From Fennia: International Journal of Geography, Gunnar Olsson (Uppsala): Mapping the Forbidden. A 2nd century map of Germania by the scholar Ptolemy has always stumped scholars, who were unable to relate the places depicted to known settlements; now a team of researchers have cracked the code. Geopolitical space may survive in consciousness even after vanishing from the map: Larry Wolff on his book The Idea of Galicia: History and Fantasy in Habsburg Political Culture. An embarrassing error on Google Maps has been blamed for Nicaragua’s accidental invasion of Costa Rica (and more and more). Here are 10 myth busting facts about Google Earth. Bodyworld: Spanish artist Fernando Vicente's artography revisits the fusion of the descriptive and the symbolic, but expands the concept to its literal conclusion. Beyond two dimensions: A review of Strange Maps: An Atlas of Cartographic Curiosities by Frank Jacobs. A rather sinister image is one of the biggest mysteries in the history of western cartography; most often referred to simply as the Fool’s Cap Map of the World, it is unknown why, when, where and by whom it was made. Mapping a perfect image of the world: From Wordsworth to children to the man in the street, the Ordnance Survey has stirred imaginations for more than 200 years. In an ironic twist probably only fully appreciated by mapmakers themselves, an object reverses that central problem of cartography: it projects a regular, two-dimensional map onto a round object. From Edge, here's a gallery of maps (and more). Mapping out the American dream: How do the maps we make shape our vision of the world around us? A look at the world of Juan Nunez Guirado (and more). What are borders these days? It's time to think of borders differently, according to Northwestern University researchers; to reflect today's reality, they have taken a look at human mobility and redrawn the borders within the United States. In the iPhone era, road maps fade into history.
From the inaugural issue on Suicidology Online, David Lester (Richard Stockton): Suicide in Mass Murderers and Serial Killers; and Darrel P. Doessel and Ruth F.G. Williams (Griffith): The Economic Argument for a Policy of Suicide Prevention (and a response). Tony Blair and Christopher Hitchens fight the good fight on whether religion is a force for good or evil (and more). Here is Foreign Policy's second annual list of the 100 Top Global Thinkers. When economists advise the government, who else are they working for? Gerald Epstein and Jessica Carrick-Hagenbarth decided to find out. Social sciences and human decency: How does one work with human subjects in a way that honors their traditions and wishes while also fulfilling the duties of scientific inquiry? From Esquire, a special report on The Brightest: 15 geniuses who give us hope. NCBI ROFL: A proposal to classify happiness as a psychiatric disorder. Walk across the office, or send an email? Susan McGregor considers how much time we save — or not — when we opt for the technological solution. From Wishtank Edu, Tim Boucher interviews Douglas Rushkoff. David Goodhart, Prospect's founding editor, looks back over the 15 years since the magazine was launched. Esther Dyson on the dangerous myth of the hero entrepreneur. The hunter-gatherer architecture at Gobekli Tepe is believed to be the oldest religious complex known. A review of Light of the World: The Pope, The Church, and the Signs of the Times by Pope Benedict XVI and Peter Seewald. In the spirit of the financial "settlements" that well-heeled executives are given to pay their way out of prosecution, Charles Marowitz proposes a new branch of the Justice Department to apply this opportunity to all criminals and help reduce the national debt at the same time.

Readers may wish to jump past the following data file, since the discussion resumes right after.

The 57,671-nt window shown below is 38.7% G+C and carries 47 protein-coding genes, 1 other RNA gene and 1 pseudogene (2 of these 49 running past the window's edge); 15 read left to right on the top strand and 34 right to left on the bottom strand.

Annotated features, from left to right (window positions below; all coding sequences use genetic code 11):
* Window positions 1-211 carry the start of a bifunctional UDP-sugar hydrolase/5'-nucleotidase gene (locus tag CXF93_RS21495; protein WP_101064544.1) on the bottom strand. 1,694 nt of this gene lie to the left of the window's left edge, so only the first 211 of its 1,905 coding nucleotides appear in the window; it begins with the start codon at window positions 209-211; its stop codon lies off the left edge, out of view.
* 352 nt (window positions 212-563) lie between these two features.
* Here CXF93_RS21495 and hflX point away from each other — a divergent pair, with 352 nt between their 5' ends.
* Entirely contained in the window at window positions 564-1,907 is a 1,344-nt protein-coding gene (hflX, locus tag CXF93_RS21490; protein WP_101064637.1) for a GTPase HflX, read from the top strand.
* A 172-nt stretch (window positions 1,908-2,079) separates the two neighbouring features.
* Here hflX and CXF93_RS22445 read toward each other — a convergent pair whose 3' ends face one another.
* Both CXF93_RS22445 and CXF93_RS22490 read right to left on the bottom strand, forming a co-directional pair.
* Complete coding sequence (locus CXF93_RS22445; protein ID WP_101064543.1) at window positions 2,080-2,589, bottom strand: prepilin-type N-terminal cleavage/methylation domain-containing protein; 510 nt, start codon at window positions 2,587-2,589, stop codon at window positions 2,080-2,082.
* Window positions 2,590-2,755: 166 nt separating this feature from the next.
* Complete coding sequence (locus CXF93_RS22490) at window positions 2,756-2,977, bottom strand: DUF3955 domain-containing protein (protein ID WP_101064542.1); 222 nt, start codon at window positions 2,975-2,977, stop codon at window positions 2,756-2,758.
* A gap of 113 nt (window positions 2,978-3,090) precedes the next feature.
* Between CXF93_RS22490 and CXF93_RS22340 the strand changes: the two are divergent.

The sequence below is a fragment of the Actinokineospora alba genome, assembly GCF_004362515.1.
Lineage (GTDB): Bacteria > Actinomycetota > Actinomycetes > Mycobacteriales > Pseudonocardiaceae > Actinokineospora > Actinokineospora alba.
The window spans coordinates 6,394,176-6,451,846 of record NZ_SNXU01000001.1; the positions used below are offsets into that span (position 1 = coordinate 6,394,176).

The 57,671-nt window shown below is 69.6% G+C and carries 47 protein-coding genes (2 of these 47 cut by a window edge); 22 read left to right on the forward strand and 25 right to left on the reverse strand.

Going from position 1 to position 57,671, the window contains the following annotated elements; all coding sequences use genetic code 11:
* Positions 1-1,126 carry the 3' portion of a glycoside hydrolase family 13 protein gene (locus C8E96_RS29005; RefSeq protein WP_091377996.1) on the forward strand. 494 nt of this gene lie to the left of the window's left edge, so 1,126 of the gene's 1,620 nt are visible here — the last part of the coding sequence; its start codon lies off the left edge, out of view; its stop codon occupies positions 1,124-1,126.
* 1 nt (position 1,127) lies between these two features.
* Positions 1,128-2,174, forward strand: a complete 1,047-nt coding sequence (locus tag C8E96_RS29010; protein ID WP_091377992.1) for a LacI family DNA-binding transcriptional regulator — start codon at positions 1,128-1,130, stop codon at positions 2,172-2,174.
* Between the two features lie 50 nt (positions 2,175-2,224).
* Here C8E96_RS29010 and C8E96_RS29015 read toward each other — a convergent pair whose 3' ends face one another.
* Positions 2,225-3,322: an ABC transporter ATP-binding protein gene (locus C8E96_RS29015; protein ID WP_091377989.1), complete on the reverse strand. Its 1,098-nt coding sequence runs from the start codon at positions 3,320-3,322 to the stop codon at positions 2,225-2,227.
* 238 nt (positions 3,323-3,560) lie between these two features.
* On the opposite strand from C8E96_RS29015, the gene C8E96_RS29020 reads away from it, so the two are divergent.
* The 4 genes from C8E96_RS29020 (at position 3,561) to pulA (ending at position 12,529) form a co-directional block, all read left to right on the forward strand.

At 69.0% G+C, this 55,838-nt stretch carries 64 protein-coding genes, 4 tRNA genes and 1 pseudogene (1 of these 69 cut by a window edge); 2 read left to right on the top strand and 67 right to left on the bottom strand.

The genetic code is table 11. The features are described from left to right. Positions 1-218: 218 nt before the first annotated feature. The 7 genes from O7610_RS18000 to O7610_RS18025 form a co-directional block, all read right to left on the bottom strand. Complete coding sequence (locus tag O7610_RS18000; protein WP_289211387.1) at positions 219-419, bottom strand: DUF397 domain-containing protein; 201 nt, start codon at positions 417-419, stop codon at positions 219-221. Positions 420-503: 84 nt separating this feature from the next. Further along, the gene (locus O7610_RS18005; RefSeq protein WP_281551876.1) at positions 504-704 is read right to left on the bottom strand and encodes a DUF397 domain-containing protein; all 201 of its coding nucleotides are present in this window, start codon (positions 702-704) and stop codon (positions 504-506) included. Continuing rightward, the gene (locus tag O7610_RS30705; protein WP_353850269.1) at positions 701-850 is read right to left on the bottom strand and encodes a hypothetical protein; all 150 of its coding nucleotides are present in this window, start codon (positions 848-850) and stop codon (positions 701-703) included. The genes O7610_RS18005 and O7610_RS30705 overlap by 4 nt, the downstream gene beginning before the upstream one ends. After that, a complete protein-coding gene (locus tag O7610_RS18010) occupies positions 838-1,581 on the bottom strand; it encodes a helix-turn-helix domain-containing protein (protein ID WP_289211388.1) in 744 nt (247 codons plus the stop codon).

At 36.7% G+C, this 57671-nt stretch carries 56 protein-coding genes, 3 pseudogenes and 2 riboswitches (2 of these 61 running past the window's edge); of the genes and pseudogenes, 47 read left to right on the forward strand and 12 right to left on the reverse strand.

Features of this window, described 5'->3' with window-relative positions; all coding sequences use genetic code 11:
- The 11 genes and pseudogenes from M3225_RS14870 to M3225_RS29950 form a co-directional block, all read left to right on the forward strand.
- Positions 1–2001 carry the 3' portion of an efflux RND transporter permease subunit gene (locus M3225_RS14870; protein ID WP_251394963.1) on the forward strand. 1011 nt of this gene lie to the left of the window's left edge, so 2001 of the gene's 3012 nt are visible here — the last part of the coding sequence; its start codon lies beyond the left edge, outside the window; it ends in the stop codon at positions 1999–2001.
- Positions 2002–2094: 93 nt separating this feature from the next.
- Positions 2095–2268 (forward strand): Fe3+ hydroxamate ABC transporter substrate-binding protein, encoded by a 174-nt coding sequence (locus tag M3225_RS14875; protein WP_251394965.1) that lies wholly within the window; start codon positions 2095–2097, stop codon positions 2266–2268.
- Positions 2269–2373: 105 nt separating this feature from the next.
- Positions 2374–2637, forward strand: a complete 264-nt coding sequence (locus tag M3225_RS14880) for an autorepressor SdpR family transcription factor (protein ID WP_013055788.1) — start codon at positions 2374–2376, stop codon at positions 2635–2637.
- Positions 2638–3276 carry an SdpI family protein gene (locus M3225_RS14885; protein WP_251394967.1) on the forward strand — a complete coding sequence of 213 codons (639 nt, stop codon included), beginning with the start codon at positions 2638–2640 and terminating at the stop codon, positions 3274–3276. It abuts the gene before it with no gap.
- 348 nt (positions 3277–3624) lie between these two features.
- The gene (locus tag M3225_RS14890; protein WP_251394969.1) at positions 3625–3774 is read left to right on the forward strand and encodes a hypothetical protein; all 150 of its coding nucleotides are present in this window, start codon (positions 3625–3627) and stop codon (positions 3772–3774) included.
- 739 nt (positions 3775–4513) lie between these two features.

From HBR, is what's good for Corporate America still good for America? A review of American Colossus: The Triumph of Capitalism 1865-1900 by H.W. Brands. Why is America so rich? America does seem to be special in important ways, but it's not always clear what those ways are. An article on the historical roots of inequality: Evidence from slavery in the US. How rich is rich? To accept the idea that those in the top two percent are not very privileged is to buy into the logic that has made the now grotesque levels of inequality in our country possible in the first place. Can exports save the American economy? Martha White on the most creative American exporters, and how their ideas could pull the economy out of the doldrums. What if the USA were (economically) like the Eurozone? Like many other countries, the US is buried under a pile of mounting debt — tunneling out will mean making some tough choices that can’t be put off much longer. A review of Turbulence: Boeing and the State of American Workers and Managers by Edward S. Greenberg, Leon Grunberg, Sarah Moore and Patricia B. Sikora. Imperial overreach, political polarization, and a costly financial crisis are weighing on the economy — some pundits now worry that America is about to succumb to the “British disease”. Jeff Madrick on the big lie about Social Security. With interest rates at record-lows, the U.S. government should borrow more to invest in infrastructure, not stop spending. McMansion economics: The typical American home has grown about 40% larger over the last 30 years, but what if homeowners downsized, freeing up income to be spent on education and health? A review of The Measure of America, 2010-2011: Mapping Risks and Resilience by Kristen Lewis and Sarah Burd-Sharps (and more).